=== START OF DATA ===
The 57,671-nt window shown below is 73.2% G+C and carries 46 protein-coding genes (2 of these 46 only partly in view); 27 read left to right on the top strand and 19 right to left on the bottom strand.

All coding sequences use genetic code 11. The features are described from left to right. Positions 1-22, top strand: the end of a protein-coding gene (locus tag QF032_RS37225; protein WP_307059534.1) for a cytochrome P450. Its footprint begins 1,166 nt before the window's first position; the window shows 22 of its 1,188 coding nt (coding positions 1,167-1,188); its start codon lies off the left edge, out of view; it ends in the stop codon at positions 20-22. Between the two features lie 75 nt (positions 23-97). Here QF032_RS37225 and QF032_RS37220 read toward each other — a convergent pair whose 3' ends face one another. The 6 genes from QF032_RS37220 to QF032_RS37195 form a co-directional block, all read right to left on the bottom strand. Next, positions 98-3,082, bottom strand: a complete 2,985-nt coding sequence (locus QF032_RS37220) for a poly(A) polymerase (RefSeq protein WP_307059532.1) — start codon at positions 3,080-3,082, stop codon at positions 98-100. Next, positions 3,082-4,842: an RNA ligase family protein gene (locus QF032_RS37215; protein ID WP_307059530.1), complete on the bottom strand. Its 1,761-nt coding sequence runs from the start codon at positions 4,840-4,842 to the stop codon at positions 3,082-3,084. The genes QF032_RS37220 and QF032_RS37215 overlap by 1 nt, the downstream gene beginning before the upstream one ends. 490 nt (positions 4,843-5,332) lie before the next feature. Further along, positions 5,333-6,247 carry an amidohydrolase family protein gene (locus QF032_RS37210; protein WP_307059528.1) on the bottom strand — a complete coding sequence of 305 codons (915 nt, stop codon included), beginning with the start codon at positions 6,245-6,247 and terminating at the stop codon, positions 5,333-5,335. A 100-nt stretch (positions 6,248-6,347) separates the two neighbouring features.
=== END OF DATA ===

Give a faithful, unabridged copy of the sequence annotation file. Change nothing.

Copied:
The 57,671-nt window shown below is 73.2% G+C and carries 46 protein-coding genes (2 of these 46 only partly in view); 27 read left to right on the top strand and 19 right to left on the bottom strand.

All coding sequences use genetic code 11. The features are described from left to right. Positions 1-22, top strand: the end of a protein-coding gene (locus tag QF032_RS37225; protein WP_307059534.1) for a cytochrome P450. Its footprint begins 1,166 nt before the window's first position; the window shows 22 of its 1,188 coding nt (coding positions 1,167-1,188); its start codon lies off the left edge, out of view; it ends in the stop codon at positions 20-22. Between the two features lie 75 nt (positions 23-97). Here QF032_RS37225 and QF032_RS37220 read toward each other — a convergent pair whose 3' ends face one another. The 6 genes from QF032_RS37220 to QF032_RS37195 form a co-directional block, all read right to left on the bottom strand. Next, positions 98-3,082, bottom strand: a complete 2,985-nt coding sequence (locus QF032_RS37220) for a poly(A) polymerase (RefSeq protein WP_307059532.1) — start codon at positions 3,080-3,082, stop codon at positions 98-100. Next, positions 3,082-4,842: an RNA ligase family protein gene (locus QF032_RS37215; protein ID WP_307059530.1), complete on the bottom strand. Its 1,761-nt coding sequence runs from the start codon at positions 4,840-4,842 to the stop codon at positions 3,082-3,084. The genes QF032_RS37220 and QF032_RS37215 overlap by 1 nt, the downstream gene beginning before the upstream one ends. 490 nt (positions 4,843-5,332) lie before the next feature. Further along, positions 5,333-6,247 carry an amidohydrolase family protein gene (locus QF032_RS37210; protein WP_307059528.1) on the bottom strand — a complete coding sequence of 305 codons (915 nt, stop codon included), beginning with the start codon at positions 6,245-6,247 and terminating at the stop codon, positions 5,333-5,335. A 100-nt stretch (positions 6,248-6,347) separates the two neighbouring features.